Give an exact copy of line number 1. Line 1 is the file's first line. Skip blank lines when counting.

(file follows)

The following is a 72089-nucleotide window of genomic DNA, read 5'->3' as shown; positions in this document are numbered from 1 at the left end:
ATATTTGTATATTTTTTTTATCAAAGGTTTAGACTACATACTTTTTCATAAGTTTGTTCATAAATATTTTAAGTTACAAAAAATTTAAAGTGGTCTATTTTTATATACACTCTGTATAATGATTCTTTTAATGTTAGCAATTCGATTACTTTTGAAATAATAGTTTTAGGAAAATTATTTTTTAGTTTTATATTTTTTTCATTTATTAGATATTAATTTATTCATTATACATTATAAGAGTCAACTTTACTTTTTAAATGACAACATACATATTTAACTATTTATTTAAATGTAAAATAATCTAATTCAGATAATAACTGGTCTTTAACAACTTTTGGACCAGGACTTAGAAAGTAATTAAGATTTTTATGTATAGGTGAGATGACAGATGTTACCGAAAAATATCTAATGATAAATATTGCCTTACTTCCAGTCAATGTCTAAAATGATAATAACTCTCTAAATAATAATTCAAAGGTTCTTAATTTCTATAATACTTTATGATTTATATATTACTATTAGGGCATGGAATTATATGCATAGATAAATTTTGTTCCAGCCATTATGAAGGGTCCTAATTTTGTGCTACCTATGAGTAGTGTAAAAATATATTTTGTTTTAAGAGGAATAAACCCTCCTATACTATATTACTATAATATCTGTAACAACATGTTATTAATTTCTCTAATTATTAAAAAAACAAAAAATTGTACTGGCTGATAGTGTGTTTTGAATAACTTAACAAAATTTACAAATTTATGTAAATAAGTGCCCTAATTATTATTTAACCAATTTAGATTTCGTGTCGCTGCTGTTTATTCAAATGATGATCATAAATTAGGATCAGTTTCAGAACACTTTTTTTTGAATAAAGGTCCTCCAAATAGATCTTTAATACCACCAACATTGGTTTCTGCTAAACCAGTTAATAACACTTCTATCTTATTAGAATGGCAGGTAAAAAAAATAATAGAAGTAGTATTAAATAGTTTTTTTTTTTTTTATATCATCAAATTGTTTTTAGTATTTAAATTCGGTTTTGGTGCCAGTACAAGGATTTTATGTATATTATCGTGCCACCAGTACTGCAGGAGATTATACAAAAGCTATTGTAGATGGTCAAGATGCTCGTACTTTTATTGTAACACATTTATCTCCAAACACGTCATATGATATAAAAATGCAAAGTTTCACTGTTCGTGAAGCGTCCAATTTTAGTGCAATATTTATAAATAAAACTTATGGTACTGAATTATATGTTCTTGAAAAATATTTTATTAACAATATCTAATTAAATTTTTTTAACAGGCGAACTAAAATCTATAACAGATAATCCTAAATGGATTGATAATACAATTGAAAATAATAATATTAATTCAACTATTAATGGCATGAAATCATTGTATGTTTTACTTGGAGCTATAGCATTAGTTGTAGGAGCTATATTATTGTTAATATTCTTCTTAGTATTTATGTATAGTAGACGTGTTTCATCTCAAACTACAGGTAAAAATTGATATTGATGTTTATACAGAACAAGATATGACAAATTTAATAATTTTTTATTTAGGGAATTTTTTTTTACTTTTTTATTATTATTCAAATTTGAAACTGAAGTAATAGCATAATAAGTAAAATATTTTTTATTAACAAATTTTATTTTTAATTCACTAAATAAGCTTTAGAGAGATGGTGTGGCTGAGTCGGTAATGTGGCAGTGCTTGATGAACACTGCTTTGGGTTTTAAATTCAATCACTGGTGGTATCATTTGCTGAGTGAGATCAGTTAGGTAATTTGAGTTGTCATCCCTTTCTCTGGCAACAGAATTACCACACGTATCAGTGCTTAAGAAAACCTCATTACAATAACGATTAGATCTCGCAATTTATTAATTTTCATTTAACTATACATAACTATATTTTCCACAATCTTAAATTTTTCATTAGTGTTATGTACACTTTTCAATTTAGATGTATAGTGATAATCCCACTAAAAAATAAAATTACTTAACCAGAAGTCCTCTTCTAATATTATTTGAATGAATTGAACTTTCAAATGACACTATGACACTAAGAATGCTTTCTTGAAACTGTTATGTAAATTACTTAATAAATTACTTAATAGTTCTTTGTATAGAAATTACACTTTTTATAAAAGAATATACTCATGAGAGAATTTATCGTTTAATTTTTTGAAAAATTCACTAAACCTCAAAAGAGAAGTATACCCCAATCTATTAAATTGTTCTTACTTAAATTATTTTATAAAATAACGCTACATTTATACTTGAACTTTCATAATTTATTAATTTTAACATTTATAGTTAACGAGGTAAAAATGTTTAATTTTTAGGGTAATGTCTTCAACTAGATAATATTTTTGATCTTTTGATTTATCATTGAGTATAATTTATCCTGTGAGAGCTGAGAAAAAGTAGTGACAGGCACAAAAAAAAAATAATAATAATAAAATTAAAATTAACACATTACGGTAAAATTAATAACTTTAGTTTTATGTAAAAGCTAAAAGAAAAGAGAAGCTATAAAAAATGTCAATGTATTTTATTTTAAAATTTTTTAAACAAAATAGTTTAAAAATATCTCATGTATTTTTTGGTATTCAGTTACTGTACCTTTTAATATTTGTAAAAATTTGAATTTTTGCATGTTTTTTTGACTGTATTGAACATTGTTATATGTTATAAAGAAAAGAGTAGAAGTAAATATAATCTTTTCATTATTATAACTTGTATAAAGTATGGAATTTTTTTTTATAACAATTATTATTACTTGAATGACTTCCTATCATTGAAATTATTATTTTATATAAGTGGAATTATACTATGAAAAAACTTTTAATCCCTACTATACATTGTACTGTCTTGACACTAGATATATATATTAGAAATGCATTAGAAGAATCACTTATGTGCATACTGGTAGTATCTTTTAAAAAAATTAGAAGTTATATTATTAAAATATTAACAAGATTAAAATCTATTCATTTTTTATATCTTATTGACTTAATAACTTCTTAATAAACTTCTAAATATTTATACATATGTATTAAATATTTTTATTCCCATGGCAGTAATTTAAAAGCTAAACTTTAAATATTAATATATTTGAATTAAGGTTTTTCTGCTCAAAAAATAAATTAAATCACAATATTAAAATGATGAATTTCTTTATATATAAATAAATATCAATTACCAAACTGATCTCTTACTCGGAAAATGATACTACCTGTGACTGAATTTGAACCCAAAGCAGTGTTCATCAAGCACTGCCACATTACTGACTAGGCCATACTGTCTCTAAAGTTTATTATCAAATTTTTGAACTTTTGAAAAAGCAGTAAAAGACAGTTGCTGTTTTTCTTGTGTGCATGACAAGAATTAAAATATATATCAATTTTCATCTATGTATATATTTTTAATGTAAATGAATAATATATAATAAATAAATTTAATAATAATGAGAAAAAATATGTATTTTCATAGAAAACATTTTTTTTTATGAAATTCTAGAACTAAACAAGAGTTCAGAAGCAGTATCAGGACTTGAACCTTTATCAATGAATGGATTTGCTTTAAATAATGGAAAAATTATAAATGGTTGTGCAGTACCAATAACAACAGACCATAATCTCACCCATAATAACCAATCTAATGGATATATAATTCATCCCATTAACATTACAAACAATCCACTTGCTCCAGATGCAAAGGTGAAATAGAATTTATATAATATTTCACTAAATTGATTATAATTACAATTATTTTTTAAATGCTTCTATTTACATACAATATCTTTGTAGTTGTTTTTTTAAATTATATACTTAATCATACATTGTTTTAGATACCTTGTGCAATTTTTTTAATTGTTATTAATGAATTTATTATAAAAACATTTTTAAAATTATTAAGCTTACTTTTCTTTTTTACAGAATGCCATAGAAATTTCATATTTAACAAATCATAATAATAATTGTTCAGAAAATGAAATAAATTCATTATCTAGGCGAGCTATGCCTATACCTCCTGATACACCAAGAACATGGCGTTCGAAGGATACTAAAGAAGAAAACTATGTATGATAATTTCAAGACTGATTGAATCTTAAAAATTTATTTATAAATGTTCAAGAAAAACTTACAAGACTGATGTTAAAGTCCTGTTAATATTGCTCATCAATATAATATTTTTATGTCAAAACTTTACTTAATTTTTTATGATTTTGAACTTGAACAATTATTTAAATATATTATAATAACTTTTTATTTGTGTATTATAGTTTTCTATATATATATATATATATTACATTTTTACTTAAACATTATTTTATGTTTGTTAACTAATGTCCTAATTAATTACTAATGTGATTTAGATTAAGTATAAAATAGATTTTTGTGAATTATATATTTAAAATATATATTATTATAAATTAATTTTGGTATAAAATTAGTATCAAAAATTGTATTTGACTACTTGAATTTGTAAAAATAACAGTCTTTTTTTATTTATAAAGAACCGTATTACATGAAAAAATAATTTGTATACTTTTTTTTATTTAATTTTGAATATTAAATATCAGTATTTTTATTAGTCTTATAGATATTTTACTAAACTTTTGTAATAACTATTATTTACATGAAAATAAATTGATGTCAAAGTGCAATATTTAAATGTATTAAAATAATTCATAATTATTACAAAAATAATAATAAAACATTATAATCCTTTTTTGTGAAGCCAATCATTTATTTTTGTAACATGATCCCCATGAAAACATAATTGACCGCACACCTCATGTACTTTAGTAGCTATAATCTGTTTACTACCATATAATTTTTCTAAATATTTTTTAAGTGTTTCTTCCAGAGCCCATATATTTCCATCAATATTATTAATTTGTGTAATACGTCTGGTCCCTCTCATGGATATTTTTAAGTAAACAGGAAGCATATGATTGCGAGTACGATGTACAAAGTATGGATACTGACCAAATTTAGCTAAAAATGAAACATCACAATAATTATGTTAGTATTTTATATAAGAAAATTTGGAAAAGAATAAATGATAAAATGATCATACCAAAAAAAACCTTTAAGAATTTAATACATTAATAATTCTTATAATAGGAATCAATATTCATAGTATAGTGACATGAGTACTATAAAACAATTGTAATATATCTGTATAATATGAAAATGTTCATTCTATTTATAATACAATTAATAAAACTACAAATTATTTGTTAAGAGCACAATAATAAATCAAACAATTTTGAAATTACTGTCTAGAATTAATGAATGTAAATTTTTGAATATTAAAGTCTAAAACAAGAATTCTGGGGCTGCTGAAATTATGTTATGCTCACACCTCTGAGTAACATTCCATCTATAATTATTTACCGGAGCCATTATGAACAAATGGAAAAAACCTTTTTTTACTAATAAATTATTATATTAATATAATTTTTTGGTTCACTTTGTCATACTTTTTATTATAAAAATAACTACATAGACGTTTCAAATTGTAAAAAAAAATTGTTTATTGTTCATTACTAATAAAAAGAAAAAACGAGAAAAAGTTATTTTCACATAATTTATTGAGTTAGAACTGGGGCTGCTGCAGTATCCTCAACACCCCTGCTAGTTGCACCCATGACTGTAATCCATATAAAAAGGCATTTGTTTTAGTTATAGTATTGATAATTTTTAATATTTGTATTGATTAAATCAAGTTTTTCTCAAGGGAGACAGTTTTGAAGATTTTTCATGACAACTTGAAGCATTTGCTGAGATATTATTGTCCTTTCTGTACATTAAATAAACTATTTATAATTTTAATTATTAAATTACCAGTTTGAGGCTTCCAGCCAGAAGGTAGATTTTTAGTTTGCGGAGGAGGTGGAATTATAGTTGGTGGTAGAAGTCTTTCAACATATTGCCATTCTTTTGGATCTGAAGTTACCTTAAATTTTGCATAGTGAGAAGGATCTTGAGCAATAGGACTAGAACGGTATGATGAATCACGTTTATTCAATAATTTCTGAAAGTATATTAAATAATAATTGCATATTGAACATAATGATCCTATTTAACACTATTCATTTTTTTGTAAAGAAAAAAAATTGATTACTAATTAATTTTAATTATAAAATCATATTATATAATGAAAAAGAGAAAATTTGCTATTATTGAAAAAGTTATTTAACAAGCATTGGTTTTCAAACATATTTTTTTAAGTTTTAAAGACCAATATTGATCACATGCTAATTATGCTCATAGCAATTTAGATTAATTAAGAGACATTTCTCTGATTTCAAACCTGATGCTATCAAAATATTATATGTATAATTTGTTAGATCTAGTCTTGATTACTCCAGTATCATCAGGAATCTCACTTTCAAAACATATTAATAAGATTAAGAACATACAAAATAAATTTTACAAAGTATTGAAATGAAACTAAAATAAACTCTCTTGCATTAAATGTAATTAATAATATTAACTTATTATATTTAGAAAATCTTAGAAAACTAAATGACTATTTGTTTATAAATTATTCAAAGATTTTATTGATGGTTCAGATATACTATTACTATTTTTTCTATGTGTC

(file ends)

The following is a 72089-nucleotide window of genomic DNA, read 5'->3' as shown; positions in this document are numbered from 1 at the left end: